Carrol Daily Times Herald from Carroll, Iowa on September 12, 1959 · Page 8
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September 12, 1959

Carrol Daily Times Herald from Carroll, Iowa · Page 8

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Carroll, Iowa
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Saturday, September 12, 1959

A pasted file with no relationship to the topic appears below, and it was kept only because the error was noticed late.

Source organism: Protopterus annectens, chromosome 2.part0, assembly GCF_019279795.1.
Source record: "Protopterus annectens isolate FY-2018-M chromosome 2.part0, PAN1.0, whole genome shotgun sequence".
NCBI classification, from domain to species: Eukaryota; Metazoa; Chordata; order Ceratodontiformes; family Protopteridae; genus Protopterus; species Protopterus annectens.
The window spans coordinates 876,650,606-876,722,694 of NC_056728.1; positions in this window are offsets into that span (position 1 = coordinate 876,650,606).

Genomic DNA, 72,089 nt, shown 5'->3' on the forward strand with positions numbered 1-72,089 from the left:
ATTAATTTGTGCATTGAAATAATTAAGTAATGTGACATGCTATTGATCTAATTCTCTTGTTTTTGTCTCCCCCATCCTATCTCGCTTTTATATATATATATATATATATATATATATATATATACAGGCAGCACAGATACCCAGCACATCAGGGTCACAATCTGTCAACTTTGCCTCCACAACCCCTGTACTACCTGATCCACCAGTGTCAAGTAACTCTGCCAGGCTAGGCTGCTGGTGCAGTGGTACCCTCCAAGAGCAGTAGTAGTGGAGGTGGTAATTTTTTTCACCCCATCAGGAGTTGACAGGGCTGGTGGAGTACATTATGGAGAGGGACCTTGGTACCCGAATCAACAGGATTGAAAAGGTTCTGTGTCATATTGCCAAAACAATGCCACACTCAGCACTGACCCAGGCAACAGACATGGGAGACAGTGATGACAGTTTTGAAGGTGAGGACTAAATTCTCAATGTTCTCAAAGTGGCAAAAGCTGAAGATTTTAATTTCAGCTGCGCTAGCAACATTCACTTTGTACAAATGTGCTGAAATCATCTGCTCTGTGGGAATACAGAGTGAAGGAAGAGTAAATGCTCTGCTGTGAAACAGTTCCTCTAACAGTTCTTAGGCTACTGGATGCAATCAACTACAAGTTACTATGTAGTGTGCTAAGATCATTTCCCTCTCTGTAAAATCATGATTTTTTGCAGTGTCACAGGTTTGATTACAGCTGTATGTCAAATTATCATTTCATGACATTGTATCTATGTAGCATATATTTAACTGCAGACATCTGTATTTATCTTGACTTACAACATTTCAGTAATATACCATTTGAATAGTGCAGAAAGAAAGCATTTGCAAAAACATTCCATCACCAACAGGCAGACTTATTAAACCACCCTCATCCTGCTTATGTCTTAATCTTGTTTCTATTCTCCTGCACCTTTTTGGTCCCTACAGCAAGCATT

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Kuemper Charger Published by the Students of Kuemper High School Vol. 6 Carroll, lowi, Saturday, Sept. 12, 1959 No. 1 TlmM Herald* Cairo!!, ta. Q Saturday, Sept. 12, 1959 Q Do Research in Various Fields- Guidance Effective Program at Kuemper High One of flic most effective programs at Kuemper High School is that of guidance. The purpose of the program, under the direction of the Reverend Leo Lenz, is to do research in the various fields which pertain to guidance. Father Lenz is assisted by a committee Which has been appointed to study the following areas: academic. spiritual, alumni, military service, counseling, scholarship, and job opportunities. Students are directed in academic problems by Sister M. Rosanne. and Father Robert Condon, who aid them by showing them their progress in the testing program, both intellectual and vocational and by furnishing them information which facilitates the choice of the | ent retreat forms the spiritual as- type of course which they could poet of the guidance program. Dur- most successfully pursue in col- ing the retreat, students spend the lege. time in silence and prayer, attend- Collegc Day is sponsored in or- j ing conferences, and conferring der to give both students and par- with the Retreat Master about any ents opportunities to confer with; personal problems they may have Here's How Khrushchev Regards U.S. (Last of a Series) college representatives. A weekly student Mass and sermon, as well as a three day stud- Will Give Plays In 'Theater in Round' Thespians and orators in Kuemper's two drama and speech classes mc in for a good lime as well as a bit of work the next weeks Through an Alumni Association directed by the Reverend Thomas Donahoe. the school keeps in touch with its graduates. Under the direction of Sister By WILLIAM L. RYAN Associated Press News Analyst Nikita Sergeyevich Khrushchev, in his own words, intends to give the United States a bit of "good old Russian hell." The prospective guest of the American public appears to have a low opinion of the United States —or at least that portion of it he calls the ruling circles. The ruling circles include anybody who owns property, anybody who is in a directing position in labor unions, the entire military, the entire government and the entire middle class from lower to upper. May Effect Timetable There is little chance Khru- Mary Catherine. Kuemper librar-1 shchev's visit will do much to an. information concerning schol- ] change his mind. It may, how- arships, job opportunities, and military data is made available to students through the library files ever, have some effect on the timetable the world Communist leader has worked out. The pre- The library has a complete listing mier of the Soviet Union and first of scholarships available to stud-' secretary of the Soviet Commu ents desirous of entering college. | nist party may learn some sur and Jane Reynolds: "Blind Alley" featuring Dennis Gute, Melvin 0'- Tool. Larry SchircK, Charles a* o U u ...v. ,.^..v , Baumhover, John Landon, Larry, watching their fellow classmates I Kitt. Dennis Goetzinger. Jerome I gridiron. Member portray scenes from several well-1 Mescher. Everett Buddin, Dale i evidently entering the season with known plays. For the first time this 1 Wenck. and Wayne Halbur; "Ever ,he confidence needed to rack up year, they will do these portrayals i Since Eve" with Lorin Baumhover, a la '•theater in the round," in I Ronald Eich, William Engelen and which the players are on a center ! Eugene Baumhover: "The Old,, stage and the audience is sitting I Maid" with Janet Trecker. Bar- 1 bnl1 j eam de P<^ nds » Sreai deal up- in a complete circle around them, i bara Sharp, Mary Jo Wilkens in ° n lhe spinl of tnc team - lf we Plays to be presented are: "Our I the cast; "Journey's End" starring i kee P 11 up the W£, y vvc have ,)Ccn ' Hearts Were Young and Gay" star-1 Brian Fitzpatrick and John Koering Virginia Venteicher, Linda! nig: "The Far-Off Hills with Su- Stangl, Lynne Schwarzkopf, Mary J san Neary, Karen Schroeder. Flor- Lou Bierl and Donna Koren;ience Ferlic. and Rosalie Tigges: With the football season in full I ™ s ! istin 8 includes the name and swing, various opinions have been' description of the college or uni- exprcssed as to the possible sue-1 versil y- a statement about each cess of this prising things. Khrushchev has staked his niche in Soviet history upon a challeng- s year's Knights on the 1 award or scholarship that is offer- j jng declaration of lembers of the team are ™ ' a !™ nL eligibility, procedure*., against the Unite( economic war ,p, ... , ... ,., , against the United States. In a flic library also maintains a file broadcast just over a year ag0 . of information on the Air Force, victories for Kuemper. Jack Schleisman: "I think our chance of having a winning foot- I think we will do as well as last year." Khrushchev said a shooting war Army Air Corps. Army Nurse fs"not"necessa"ry for Tworfd vic- Corps, Women s Army Corps Coast tory by communism . Guard. Marine Corps, Military . . r . . . Academy. Naval Academy, the Na-! , W< 7 have other means to . lg , ht vy. and the Naval Women's Re- i theclass enemy, my dears, he scrve ; said to Americans in general. ... „ , , , i "And in this, victory for us is I Lath year Career Day helps stud-, assliredi We wi n roisc our econ . , ents to evaluate job opportunities | omVi raise labol . productivity, pro- Dennis Gute: "We are young, • Counselors are obtained in 62 job I duce morc r human being so small, but spirited. Our coach, areas, and students select any four 1 "Stage Door" with Doreen Bluml, Michaela Arts. Shirley Juergens Wide Choice Of Activities Students of Kuemper High School are given a wide choice of extracurricular activities in which they may engage during their high school careers. Membership may be secured in any of nine different clubs among which are included the Library Club with Sister Mary Catherine as moderator: the Camera Club, Mr. James Strautman, moderator: Monogram Club, Mr. Steve Garbier, moderator: Pep Club, Mr. Robert Timmerman, moderator; Charger and Lance Staffs. Sister M. Riccarda, moderator; Agriculture Club, Mr. James Strautman, moderator; the Latin Club and the Catholic Students' Mission Crusade with Sister M. Pauline as moderator. Both in a social and cultural way these clubs aid in the fuller and more complete development of those students who actively participate in them. In addition to membership in the above mentioned organizations, students may also participate in vocal group ensembles, instrumental ensembles, athletics, dramatics, and various types of secretarial work. Thus the interests of every student should be served in one or more of these activities, and in a positive way they are designed to round out and complete the school life of boys and girls attending Kuemper High School. Participation in extra-curricular activities and in club memberships removes students from the more serious side of school life necessarily found in the classroom, and enables them to join fellow students in sharing the happiness found in group activity such as is afforded them through these extra-curricular events. "Fumed Oak" featuring Connie 1 M S \J V ™* , So \ ich is " e . w and f«H | fol> conferences on that clay. In the Irlbeck. Judy Testroet, Anna Mae! of , lfe Wlth thls combination, wc'sen.o. homerooms job require- will surprise our school and com-: meats are discussed and, after due Danner and Darlene Neuerburg: "Blithe Spirit" with Judy Macke. Judy Vasos, and Mary Nagl: and "Arms and the Man" with Judy Frank, Joan Riesberg, and Joleen Kohorst. Doubling in three of the pla^s will be Robert Overmohle, Ronald Reicks, Duane Siepker and David Wilkens in "Blind Alley"; Larry Brown,' Lyle Wittry, Bill Grote and Tom Schleisman in "Ever Since Eve"; and Richard Onken and Patrick Moehn ire "Journeys End." The classes are under the direction of Sister Margaret Mary. munity with the type of football, preparation, suitable employees we play this fall." 'and employers are invited to par- Jerry Gehling: "Our football! ticipate in the discussion. The Iowa that soon, gentlemen, you under' stand, the time will come, you Americans, when we shall, as the saying goes, give you good old Russian hell." Khrushchev's plan to give us all team can beat any team that comes State Employment Service works i hel ^ inv °S ' c %o ^ ak i "8 and , suru ,...» .„ along. We might be green, but if' with the seniors by means of lec-' P assin S the United States in all , and stag i ng lne three-day jazz festi- KHS Welcomes 71 New Students Every new school year marks the entry of new students into the ranks of the Kuemper High School student body. This year is no exception. Entering from Vail arc James and Michael Lavvler; from Coon Rapids, Dale Weeks: from Storm Lake, Jerry Abbott: from Dow City, Richard Haliord, and Jerome Kokenge from Audubon. In addition, Kuemper students have increased their numbers by the enrollment of 65 students from Templeton, 17 of whom are senior, 18 juniors, 15 sophomores, and 15 freshmen. With the enrollment of these Full Music Concert- Season | A full concert season is anticipated by members of the Kuemper High School orchestra during the current school year. Monday, August 31, marked the first practice session for the group under the direction of Sister M. Cecili- enne. At present the orchestra has 52 members and more are expected to join during the second semester. Included in the orchestra personnel are Delores Hannasch, Karen Nelson, Carolyn Reicks. Rosalie Tigges, Cathy Buchheit, Ruth Dopheide, Janice Overmohle, Judy Rothmeyer, Mary Margaret Trausch, Jean Heithoff, Judy Juergens, Leigh Neary, Marlene Wurzer, Dolores Haverman, Jeannine Jennings, Renne Kanne, Mary Meehan and Linda Wittrock, violins; William Wiedemeyer, Marilyn Meyers, Mary Lou Bierl, and Florence Ferlic, violas; Jane Reynolds, Jeanne Schumacher, <Mary Duffy, and Jane Nelson, cellos; Karen Schroeder, Marilyn Koren, and Colleen Adams, string basses; Lorraine Schumacher, Mary Clare Collison, Marilyn Schirck, Connie Irlbeck and Jeanine Madigan, flutes; Linda Stangl, Robert Wiedemeyer, oboes; Susan Murphy, Suzanne Gross, LaVonne Behrens, Jean Irlbeck, clarinets: Joan Lenz, bassoon; Sharon Otto and Mary Ann Cochran, French Horns; Ronald Soppe, Deanna Schreck, trumpets; Richard Schrad, David Lemker, trombones; Dorothy Sondgeroth, Faye Schroeder, Elma Garbier, Jean Schweers, percussion; Mary Walden, piano. 9 New Teachers Are Welcomed we have the spirit to win, ^1^^^^^ and | f^Lg the° ^^to™ 1, go a long way " i preference tests, and attempts to! mclumn S llle consumer siae. Dale Wenck: "We are going to : place them accordingly after grad-1 Next week he will have a chance win a lot of our games. This year, | nation. , o note the size of the chew he in fact, 1 think we can win them I The homeroom plays an import- as en 0 ' all. We have a rough coach, Mr. ! ant part in the guidance program Silice Khrushchev got his invi- Frank Sovich. and with him we . through a weekly guidance discus- 1 tation. the Soviet press has been are going to win." Ision on problems of mental, spir-1 oozing good will toward the Unit- If the rest of the Kuemper i itual. and social life. | ed States, though carefully lard- Knights have the same spirit these! Tnc past01 , s 0 , the pa ,. ishes with , jng this with frequent attacks on players have indicated, the Knights ' wnich Kuemper High School is as- i Ul0se . s h ad ™y. frightening ml- are bound to come out on top! j socioted. play the final role in the (ing c,rcles guidance program. Whenever a sit-! „ ... . , eM nation arises that can best be re- 1 To W'nishchev. all ' solved by a pastor-student or pas- . , . . . . tor-parent relationship, the matter , ,ca ". worker ', cl T sing £ e wcen is referred to the respective party. ! partl0s ' mere, y chooses between \ Thus the guidance program at Kuemper is designed to help each Rowdy Jazz Festival, Old Cars Pay Off for Financially Pressed Peer By TOM A. CULLEN NEA Staff Correspondent BEAULIEU, England — (NEA) —Britain's peers bit their ermine with envy when Lord Montagu of Beaulieu played host to 10,000 jazz- crazed teenagers. The jamboree was billed as "The Newport of Europe," but the cats were far wilder than anything the Newport, R. I., Jazz Festival has seen. Barefoot and wearing filthy jeans, they trampled the flower beds and nearly wrecked 13th Century Beaulieu Palace. Still there is hardly a duke in the realm who would not have welcomed them to his stately home for the money they brought in. The Queen's cousin, the Hon. Gerald Lascelles. was there, jiving with the rest of the cats in the ruins of a Cistercian abbey. They pitched their tents on the lawn, left several tons of litter behind, but Lord Montagu, their host, was all smiles. When the last broken beer bottle had been collected, His Lordship discovered that he had grossed nearly $21,000 on the gate. For 32-year-old Lord Montagu it was also a personal triumph, for it meant that he had won the latest round in the Battle of Britain's Stately Homes. Competition among the 400 homes open to the public has never been fiercer, with earls vying with i j dukes, barons and lesser fry for , nearly double last year's attend- i (During the Suez fuel crisis of litrtH, the tourist money which enables aneo. it was taken out and used on the them to maintain their costly an-' Lord Montagu was poring over road.) cestral homes. ; his battle plans when 1 interview- J When Lord Montagu married the It isn't enough to own a coronet ed him at Beaulieu, on the south niece of Lord Somerleytnn earlier and a family crest. Today's tour- coast in Hampshire. A sharp-nosed , this year, the bride was transport - ists. Americans included, demand man with thinning blond hair, he ed to Beaulieu Abbey in a 1!H)7 gimmicks and live entertainment. ] wore chinos and tennis sneakers , Renault. The Duke of Bedford started the i without socks. | \vi u ,t j s j t |j| <0 to be j n , ni , s t a t,,. new trend when he played host to j ..],•«. s j mp j 0 ," no explained, when 1 ly homes business.' For one thing, a nudist convention on his Woburn [ a ^ cd him t | K , sctTUt of nis suc . j t means no privacy. eess. "I merely give the public I "My wile and I have had to con- what it wants. Right now there is fine ourselves to a lew rooms m a craze for vintage motorcars, so order to throw the crcater part of I open the Montagu Motor Muse- the palace open to the public," His um." ! Lordship explained "Of course. I The museum is one of the finest miss sitting in the garden and us- of its kind in Europe, with over ing the front door." 200 cars on display, most of them ! It a)so uiv(>s llu> 0WlllM . ., R . m;irk . in good working order. They in- it h\ v insiyht into human nature. I elude: gathered. "1 find myself cunstant- The oldest ear in Britain, a one ly amazed by people." Lord Monta- horse-power Knight built in 1H!),"). gu declared. "Amazed by their The staff car, a Humber Super- ability to mi .sread signs and to get league, with Woburn Abbey and Snipe, used by Field Marshal Mont- themselves lost, also by the amouul Chatsworth, owned by the Duke of Romcry during the battle of El Ala- of soap they consume. Devonshire, still to beat. , mein. | "The public's taste in souvenirs Altogether Beaulieu expects 200,- i A Columbia Electric, Model P.tOl. I find appalling. Anything with a 000 visitors this year, which is once owned by Queen Alexandra crest on it sells." privacy. Abbey estate last year, had himself photographed with a bevy of nudist lovelies clad in bikinis for the occasion. His fellow peers cried, "Foul!" —and planned counter attractions. Lord Montagu retaliated by opening the Montagu Motor Museum val. As a result, Beaulieu (pronounc-i ed "Bewlay") Palace has now shot I up from sixth place to third place in the Top Ten Stately Homes 36 Out For Spots on Staff exploiters. Ross Eldridges Are Hosts To Custodian Group Danny Balk to Do Practice Teaching To Khrushchev, all American politicians are alike. The Amer- (Times llrralil N>«s *MT \irrt (Tim.-* H .T ..U1 \<'»s s ,.rM.'.'» I DEUHAM — Danny lialk left lot . LAKE VIEW — Mr. and Mrs. Ft. Dodge to begin 1! weeks ol Vimmnnr riini.«»i. <:i..ff mnmimw' ,u " ;, "i" : ' la UC.-.I K IH:U IU nuip uuen i Factory managers in th" Soviet j r oss Eldridge were hosts to the practice teaching in connection f r«lliJrf in iho /Iii Z I i Kl,emper sll,dl!nt in cvev y V"'.?" have t10 stnke Problem. | custodians and wives from Lohr again i allied to the call toi re- f , h „, ,„,„.i,„ t . ,„,„„ ,u„ i;....„ „r : Kiwk -oc m-o fnrMHrion TI, O ... . .. porters on the occasion of the first meeting held on Tuesday, September 1st. Thirty-six members are viing for spots on the staff. Several of these are new recruits from with his last year .it Iowa State Teacher College at Cedar Falls. Mrs. John Stangl is spending the that touches upon the lives of young i Strikes are forbidden. The state | v jn e> Lytton, Newell, Sac City, Ode people during their high school, operates labor unions. But Khru-! bolt. Wall Lake. Arthur and Sclval- days and in the years ahead. . (Shchev professes to believe labor i cr a t the school house. They pro- In the field of counseling, the 1 unions 111 America are all "tools vided a tour of the newly-arranged W eek at the home ot her son-in-law Reverend Robert Condon has been. of monopoly capital. If Amen-' scho ol alter which the men held , |nd d . |llKhUM . Mr J1IU , Ml . k . ,.„,, the Sophomore cuass. They include-PPointed as counselor at Kuem- 1 ^ c £ = - ^business -eU^Jhe ladies Mcl^lrwin. ^ union bosses. To him. this indi- j in g during the year. It was de- [I!!:?!™. . 1 ,KI " LVV M ' ,,K,son Kathy Heider, Elma Garbier, Jane , P er Nelson, Margaret Manor, Esther Hannasch, Madonna Foley, Agatha Loew, Pat Vasos, Norma Meister, Jeanne Schumacher, Carol Beyerink, Leigh Neary, and Gretchen Gronstal. Returning from last year are Sandra Schleisman, Karen Schroeder. Diane Drees, Jeanine Madigan, Janice Madigan, Jean Schweers, Sandra Stangl, Sharon Otto. Judy Vasos, Mary Duffy, Doro Library Club Popular at KHS cates decay of the whole Ameri can system. Khrushchev is enraged by suggestions that the Soviet govern- j ment cares little about the con­ ing during cided to serve refreshments at the close of the meeting instead of the dinner at the beginning of the meeting. One of the most popular clubs 1 sumer > a ™ s on] y. ff industrial at Kuemper High School is the Li- P ower and wal * mig,u - brary Club which each year at , , . ... , , tracts large numbers of students. 1 « hed , crocodile tears about the To date, 88 students have applied! Sovie , t , government .allegedly giv- " mu "! fn,. orimkd™ in thi« m-Kiniritinn ' ln 8 lllt ' e attention to developing thy Sondgeroth. Mary Ann Hack- J?, 1 admission to this oit,anization.; * branches of industry which fort, Mary Linda Lafferty. Connie ' * ork schedules for the members : . '"^"y burn Sept. ;i Mrs. Alice Ileman left this week for DeWitt. where she is teaching during the current school year. Mrs. John Ammann and Mrs Mr. and Mrs. Voyd Eaton of Gallatin. Mo., and Mr. and Mrs. Jake Peter Ammann, Geneva, came Caldwell and family of Winston, • Wednesday morning to spend a few "The American politicians often , Mo., were weekend guests of Mr. I days with the former's brother-in- and Mrs. Ross Eldridge. The wo-: law, and sister. Mr. and Mrs John men are sisters. B. Seidl Sr., and other relatives Mr. and Mrs. Marvin Weitzel and here. Wiskus-Hoffman Banns Published In Dedham Church < I lim* lit r n 111 News *itT\ it »• * DEDHAM — Banns lor lhe approaching marriage of Kathleen Wiskus. daughter of Mr. and Mrs. Jeseph Wiskus of Dedham and Elmer llollinan. son ol Mr. and Mrs. Leenard liottman ol Carroll, were published lor the third tune Sunday ai St Joseph's Church The wedding will be at ii :>0 Saturday morning, Srpt. 12. at St. Joseph's Church lure. Mr. ami .Mr- .leirv Sleeusiiii and family ol Omaha spent Saturday at the home ol Mr and Mrs. Mai. net; (..iiissinan. Addition a I sup p e r guests were Mr. and Mrs. William Sondegroth Sr.. ol Carroll, lil X Hen (J. Kloeke lias returned io S' Anthony's Hospital lor lurther Patsy took Donnie Weitzel to Bat-, m,- mu \ m , s Herman llaukap Heatment. following an appendee IUIL , muij- ijjuua jjcuiciij, vuiunc *1* t t\ 1 » 1 t»l - - - - - - mi . turn .»nrv in.t inuii 1V ,.. Irlbeck, Lorraine Meiners, Judy : went lnto effecl 011 Tuesday, Sept-! 0 » ec »y me , et the people s needs, tie Creek Sunday afternoon where • returned Wednesday from Garden i"m>' farly last v Rothmeyer, Kathy Lewis. Mary Ann Cochran, Donna Stoolman. Delores Hannasch, Gloria Hoffman, Connie Schreck, Sharon Klocke, Larry Lutwitzc, Dick Juergens, and Janice Overmohle. A point system has been introduced as a part of the procedure in, an, Mnmkoi-c oivn .hoi,. 1 shouted Khrushchev in Czecho-1 he competed in the Explorers Dis- plain. Kan., after spending several LI Slovakia last year. (Aware of pos-1 trict Aquacade. He competed in the c | ; , ys there. They were called by wert S wSih time they "reshelv'e ! ^ ™? ^ U.S.S.R.. he does j canoeing and barrel walk. _ , the death of Mr. llauka ,)s books, check out books and die-; not makc ™ h statements for tionaries from the various study home consumption. halls in which they have been | ..^ heP ^|^, ve dcdd 'Tinda Boyce. a junior and assist- ; ^ d to make a practical test of and Eleanor Welch Jim Welch homes. Mr. and Mrs. Carl Pitchman and ,o„. iik,..,,.;.,,, rinric th„ r-iiih "iho; t»ieir attitude and let them show j Mr. and Mrs. Garry Thompson and to determine which staff members i ant libi .ii^lai lines le CHID lie . whetller the Amcrican imperial- 1 family all of Minneapolis spent the will be given permanent berths on , mos ntei est g aU uty ^"ool. |. the { Qf d wUh M[ . an[| M[ . s RobL ,,. t lii • nii^f ™ii tto S °viot tot they should lofte and family. Mr. and Mrs. £ , ,Jlr™, " consume morc. or whether they! Darrel Stehr and family of Wood"O ^caras to uppreSate it and'i^e for having the economic po-< ward wore Sunday afternoon visi- | UVtlUI UI . ll*.IUt\tl|i ^ iltlllt, Jacquie and Nancy Welch ot Den-: Catherine llaukap. They attended ver arc visiting this week in the j lcr funeral Monday Ella Irlbeck K.N., ol Veteran 's Hospital. Omaha, spent the week- i lid with her mother. Mrs l'.erna- dine Irlbeck, and brother. John and I'.erl the Charger and by which they will merit awards at the annual staff banquet held in the spring. For each inch of copy printed in the Trim and Slim Black Low Heeler at Duffy's Making Big Hit- for School Wear Herald a reporter receives one' know its value and how lost a ! tential undermined and making it j tors in the Tofte home point. An additional point is given . person would be without it," claims ; '"capable of defense, and thus to reporters who submit copy to the editors by the deadline set for each staff. Those who have not received any points within a stated lime will Terry Schirck, a sophomore. ' havo tho opportunity to carry on One of the senior members, Mary i lneir cold war P° lic y a » d dictate Ann Hackfort, feels that "This club exists for the benefit of the student Members of the Kuemper faculty and student body extend a hearty welcome to nine new teachers who have joined the Kuemper ranks. From Cathedral High School in Superior, Wisconsin, Sister M. Cornelia comes to Kuemper as senior English instructor, and Sister M. students Kuemper now numbers 6821 Alvina, as instructor in art. Sister students. Members of the faculty j Agnes Marie, chemistry and home and student body extend a hearty | arts teacher, formerly taught at Vi- welcome to these new students and > terbo College in LaCrosse, Wiscon- hope that they will find in Kuetn-1 sin. Sister M. Eugenie, instructor per High School all the advantages' in secretarial practice and book- and opportunities they may desire keeping, previously taught at Mar- for their intellectual, cultural, so-'quelle High School in Bellevue, cial and spiritual good. Iowa. Sister M. Petrella, math teacher, comes to Kuemper from Aquinas High School in La Crosse. New instructor in World History is LANCE DISTRIBUTED Approximately 250 students gathered at, Kuemper High School to! Sister M. Matilda who taught at receive 'their copies of the 19591 St. George High School in Lansing, yearbook, the Lance. Copies were! Iowa, the past year, distributed by the editors, Judy In addition to the six Francis- Schrad and Georgia Kitt. Following i can Sisters who have joined the the distribution, students could be, faculty, the Reverend Eugene st en at various locations in the building autographing the yearbooks. Within a few days, plans were launched for the production of the I960, edition of the Lance, and eager staff members anticipated their jobs of editing and producing another volume of the school yearbook, with the same thought in mind as that entertained Schumacher, formerly of Chero kec, lovya, has been appointed instructor in freshmen religion. Changes in the lay faculty include Mr. Robert Timmerman, head coach in wrestling and instructor in American History, who was at Loras College, Dubuque, last year and Mr. Frank Sovich,, head football coach and instructor by the previous staff, of putting out j in Manual Arts, who was on the the best copy ol the Lauc*. j faculty of Mt. Vernou High School. conditions strength. automatically be dropped from the i body and is concerned only with !, Khrushchev has been least vio- Chargcr staff. the welfare of the students." j lcnt 111 llIS treatment of President Moderator for both the Kuemper I To Doreen Bluml, "Working j n ! Eisenhower, among all American Charger and the yearbook, the I the library makes it easier to find i leadei ' s - Y <?t lie has accused the Lance, for the current school year reference books and helps one to is Sister M. Riccarda. i use them. It also gives one an op- Girls Irom all over the county are falling in love with this trim little low heeler in nylon velvet. They love the President of being directly responsible for a "brink of war" policy. Editors of the Charger arc Lur-' portunity to judge the character of \ SUln S by Eisenhower's proclaim ry Lutwitze, a junior, and Mary j one's fellow students." Ann Hackfort, a senior. Staff ap- 1 Moderator for the Kuemper Li- pointments to the Lance will be brary Club is Sister Mary Cather- made within the next two weeks. 1 inc. Improvements, New Equipment at Kuemper A number of changes around Kuemper were noted by students during their first week of classes this year. To supply an additional four homerooms, over 100 new desks were purchased. The commercial department formerly located in room 214 has been moved to room 358. New typing tables and chairs plus 12 new typewriters have been secured for the department. In the home economics room students are using new chairs, irons and ironing boards provided this year for the accommodation and convenience of all the girls enrolled in the course. An office for the Reverend Robert Condon, guidance counselor at the purpose in room 2112. Here students may come in privacy for help in their various problems. Duplicating machines and a new multileth machine are now being housed in room 207, and a machine for running off stencils is al- tion of Captive Nations Week, in sympathy for communized Eastern Europe. Khrushchev accused him of crude interference with the intention of increasing world tensions, inciting passions and provoking an arms race. The Presi- i dent's suggestion that there might I be a clean hydrogen bomb, free Irom fallout, Khrushchev has scof- fingly labelled "stupid." But Khrushchev's pet targets are American military men. He has suggested some of them should be committed to lunatic asylums. Khrushchev's best propagandists are now suggesting that the United States government had no choice but to invite a great peace champion to its shores, because Mr. and Mrs. Don Tjadcn and Rickie, Mrs. Hilda Johnson and j son Dean spent last week vacation- \ ing at Lake Winniebigoshi, Minn. | Mr. and Mrs. Henry Peters re- 1 turned Thursday from a three-week • visit with relatives in Indiana, Mis- soft comfort of the souri. Tennessee and Virginia. |o| , rearing nvlon. and Mrs. George Meyer spent last week in Sioux City attending a Li-, the color? too. II conies turgical Music Institute. Mr. and Mrs. Kenneth Miller of Minneapolis, spent the weekend with her mother Mrs. Hazel Fischer. Mr. and Mrs. Clarence Bohbrach of Austin, Minn., and Mr. and Mrs. Lloyd Luft and daughter Carol of 111 t^irro in black, green, red or gray. It's at Duffy's Bootery, on Main Street half-way between Woolworth's and Penney's And it's just Holstein were Sunday .afternoon S5.95. Adv. and evening guests in the Austin Reiser home. so found there. To make it possible that was the "will of the people." for music students to have an ad- Kuemper, has been equipped ior'culty. ditional room, a piano has been placed in room 108, so that a class may be conducted in room 105 and 108 simultaneously. Each year, to keep up with the steady increase in enrollment, it is necessary to make many changes in order to attend in the best way possible to the educational needs of Kuemper students and fa- SPECIAL OCCASION j RICHMOND, Va. (AP) -It was' a special occasion when Mr. and Mrs. Rudolph Boost of Preston, Ontario, visited Mrs. J. Taylor Meetze here. Boost remembered Mrs. Meetze's kindness when he worked on her dairy farm as a German prisoner of war. She was presented with a hand carved German crystal bowL WE SERVICE ALL MAKES WE SERVICE ALL MAKES Television Sales and Service We Feature Entire Lines of Admiral & RCA Victor Black and White or Color TV • STEREO HI-FI • REFRIGERATORS • TRANSISTOR RADIOS • WASHERS • DRYERS TV TOWERS OUR SPECIALTY and SERVICE OUR MOST IMPORTANT PRODUCT SPORRER'S TV and DIAL 9513 APPLIANCES 901 Salinger WE SERVICE ALL MAKES WE SERVICE ALL MAKES